The team behind "The Strange Eyes of Dr. Myes" web series accepts the Gotham Independent Film Award for Best Short Form Breakthrough Series Nov. 28 in New York City. From left, production designer Dru Colbert, series star Michole Briana White and director Nancy Andrews. PHOTO COURTESY OF COA

Andrews wins Gotham Award



NEW YORK — College of the Atlantic film professor Nancy Andrews is the winner of a 2017 Gotham Independent Film Award for Best Short Form Breakthrough Series for her made-in-Maine YouTube show, “The Strange Eyes of Dr. Myes.”

Andrews received the award on Monday, Nov. 28, at the 27th-annual Independent Filmmaker Project (IFP) Gotham Awards in New York City. The prize was presented by “Gerald’s Game” star Carla Gugino.

“We have so much gratitude to be here tonight in this room of incredible filmmakers and projects,” Andrews said, flanked by partner, series production designer Dru Colbert, and series star Michole Briana White.

“It feels great to have made this series with so little money — it’s fiercely independent and breaking down boundaries of form, character and ideas.”

The annual Gotham Awards, called “the Iowa caucus of awards season” by “Variety,” are seen as indicators of award success to come. Previous films that have won Gotham Awards and gone on to Academy Award success include “The Hurt Locker,” “Beasts of the Southern Wild,” “O.J.: Made in America” and “Moonlight.”

“The Strange Eyes of Dr. Myes” incorporates sci-fi and afro-futurist themes, animation, live action, musical numbers and comedy to tell the story of Dr. Sheri Myes (White) as she attempts to expand her perceptions through mad-scientist-like experimentation. The series is adapted from Andrews’ 2015 feature-length film of the same name made in Bar Harbor and other locations on Mount Desert Island.

Andrews and White collaborated on the series and continue to work together on new material.

“Michole and I have been working hard to carry forward this mission-driven kind of work that is important to us,” Andrews said, explaining that their intentions are to open people’s eyes to the commonalities we all share and to worlds we cannot readily see.

“The underlying message in ‘Strange Eyes’ is that everything is connected in ways we might not perceive, and we have to work harder to broaden and deepen our consciousness of that. If we could see beyond our own personal perspectives of what is true, we might understand that there are other truths that are just as valid — and if we could see those, maybe we wouldn’t be as dogmatic, and dangerous, in our beliefs.”

Founded in 1979, IFP is the largest and oldest nonprofit dedicated to independent film. “The Strange Eyes of Dr. Myes” was one of 10 projects chosen to participate in IFP’s 2016 Screen Forward Labs, and Andrews turned it into a web series with editor Paul Hill at the Wexner Film/Video Studio.

The feature-length production premiered at the International Film Festival Rotterdam in 2015 and played at various festivals, including New Horizons, Poland; Imagine Science Film Festival, New York (won Outstanding Feature); Dutch International Science Film Festival (nominated for Audience Award); Maine International Film Festival; Cinequest; and others.

“Strange Eyes” was filmed in 2013 with a large cast of Mount Desert Island residents, local landmarks and scenes from Bar Harbor’s iconic Fourth of July Parade. College of the Atlantic faculty, students, staff and alumni were central to making of the film: art professor Colbert served as production designer; audio visual technology specialist Zach Soares co-composed the music; Rohan Chitrakar ’04 was director of photography; and Marco Accardi ’16 was one of the actors. Approximately 70 people from the college were involved with the film, whether in front of the camera or behind the scenes.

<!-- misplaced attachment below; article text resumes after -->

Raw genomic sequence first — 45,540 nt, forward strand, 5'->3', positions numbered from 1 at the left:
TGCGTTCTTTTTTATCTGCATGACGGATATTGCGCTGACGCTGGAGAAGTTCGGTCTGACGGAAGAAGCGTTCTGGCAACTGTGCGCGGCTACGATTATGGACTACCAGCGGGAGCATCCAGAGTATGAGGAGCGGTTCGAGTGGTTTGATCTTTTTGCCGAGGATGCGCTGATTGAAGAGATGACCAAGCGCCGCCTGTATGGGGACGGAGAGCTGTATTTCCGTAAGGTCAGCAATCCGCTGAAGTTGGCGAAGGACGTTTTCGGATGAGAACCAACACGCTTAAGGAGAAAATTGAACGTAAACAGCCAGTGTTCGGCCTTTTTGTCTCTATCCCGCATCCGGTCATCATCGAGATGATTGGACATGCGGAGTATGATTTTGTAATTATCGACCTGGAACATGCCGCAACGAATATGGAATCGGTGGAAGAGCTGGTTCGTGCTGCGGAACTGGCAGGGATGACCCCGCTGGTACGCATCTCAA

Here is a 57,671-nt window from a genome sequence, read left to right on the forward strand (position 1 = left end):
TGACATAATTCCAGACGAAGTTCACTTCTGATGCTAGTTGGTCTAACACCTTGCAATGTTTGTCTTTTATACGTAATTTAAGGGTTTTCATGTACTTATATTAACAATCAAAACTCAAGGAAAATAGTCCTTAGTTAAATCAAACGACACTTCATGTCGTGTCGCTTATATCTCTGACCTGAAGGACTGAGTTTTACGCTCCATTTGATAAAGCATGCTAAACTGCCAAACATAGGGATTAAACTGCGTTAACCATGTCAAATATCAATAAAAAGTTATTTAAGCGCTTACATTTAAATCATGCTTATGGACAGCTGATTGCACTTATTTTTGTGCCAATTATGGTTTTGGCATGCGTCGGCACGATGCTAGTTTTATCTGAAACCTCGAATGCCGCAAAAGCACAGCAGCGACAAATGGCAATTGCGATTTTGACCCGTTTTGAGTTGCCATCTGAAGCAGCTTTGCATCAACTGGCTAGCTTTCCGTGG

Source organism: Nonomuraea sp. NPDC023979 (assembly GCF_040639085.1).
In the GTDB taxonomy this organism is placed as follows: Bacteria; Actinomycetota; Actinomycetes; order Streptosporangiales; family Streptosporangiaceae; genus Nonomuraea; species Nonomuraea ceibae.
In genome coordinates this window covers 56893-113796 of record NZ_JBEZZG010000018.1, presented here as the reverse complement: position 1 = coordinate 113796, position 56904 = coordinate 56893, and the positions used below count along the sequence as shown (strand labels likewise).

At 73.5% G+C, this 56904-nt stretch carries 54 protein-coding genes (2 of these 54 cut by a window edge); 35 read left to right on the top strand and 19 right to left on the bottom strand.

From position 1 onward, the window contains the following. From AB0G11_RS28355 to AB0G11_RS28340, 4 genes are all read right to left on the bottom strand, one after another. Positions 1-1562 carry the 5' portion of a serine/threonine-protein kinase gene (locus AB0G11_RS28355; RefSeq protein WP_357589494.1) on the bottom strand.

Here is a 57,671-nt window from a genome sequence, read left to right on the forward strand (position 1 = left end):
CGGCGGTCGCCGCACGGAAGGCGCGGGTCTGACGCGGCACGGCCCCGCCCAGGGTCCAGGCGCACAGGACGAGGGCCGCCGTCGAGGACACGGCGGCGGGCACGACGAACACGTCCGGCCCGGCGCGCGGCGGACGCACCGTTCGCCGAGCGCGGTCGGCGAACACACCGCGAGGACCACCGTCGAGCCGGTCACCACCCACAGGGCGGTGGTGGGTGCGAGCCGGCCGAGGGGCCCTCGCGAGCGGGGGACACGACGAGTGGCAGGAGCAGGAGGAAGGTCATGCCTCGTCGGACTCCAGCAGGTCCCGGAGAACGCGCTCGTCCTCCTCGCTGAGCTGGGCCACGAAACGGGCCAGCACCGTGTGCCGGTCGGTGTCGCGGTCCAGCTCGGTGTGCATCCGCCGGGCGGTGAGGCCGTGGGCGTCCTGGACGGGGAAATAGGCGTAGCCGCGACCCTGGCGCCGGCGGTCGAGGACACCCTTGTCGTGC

The film and the series, which Andrews has described as “a twist on ‘The Fly’ combined with ‘Yellow Submarine’ and ‘Twin Peaks,’” began as an experimental 2010 short film called “Behind the Eyes are the Ears.” The piece was shown in various museums and independent film venues and was collected by the Museum of Modern Art.

Andrews said that she and White continue to use their unconventional storytelling methods to raise consciousness and create a more understanding world in the new series they are writing, a sequel of “The Strange Eyes of Dr. Myes” but with some fantastical twists.

“I could just make a bumper sticker that says, ‘World Peace,’ but that’s not my style. Anyway, the world is a complicated place, and Dr. Myes is a complicated character,” Andrews said. “I want people to engage in the show and leave with something they hadn’t thought about. I’m interested in provoking thought and challenging conventional forms.”

The 2017 Gotham Independent Film Awards were hosted by actor, writer and director John Cameron Mitchell. Mitchell originated the title role in the stage musical “Hedwig and the Angry Inch,” starred in and directed the 2001 film adaptation of the same name and directed the films “Shortbus” (2006) and “Rabbit Hole” (2010).

Andrews lives on the coast of Maine, where she makes films, drawings, music, props and objects. She is the recipient of grants and fellowships from grantors including the John Simon Guggenheim Foundation, LEF New England Moving Image Fund and National Endowment for the Arts.

Andrews’ work has been presented by the Museum of Modern Art, Pacific Film Archive, Ann Arbor Film Festival, Anthology Film Archives, Jerusalem Film Festival, Flaherty Seminar, Nova Cinema Bioscoop, Brussels, Belgium, The International Film Festival Rotterdam and Taiwan International Animation Festival, among others. Six of her films are in the film collection of the Museum of Modern Art, and one is in the School of the Art Institute of Chicago Film Collection.

Andrews holds a master’s degree in fine arts from the Art Institute of Chicago.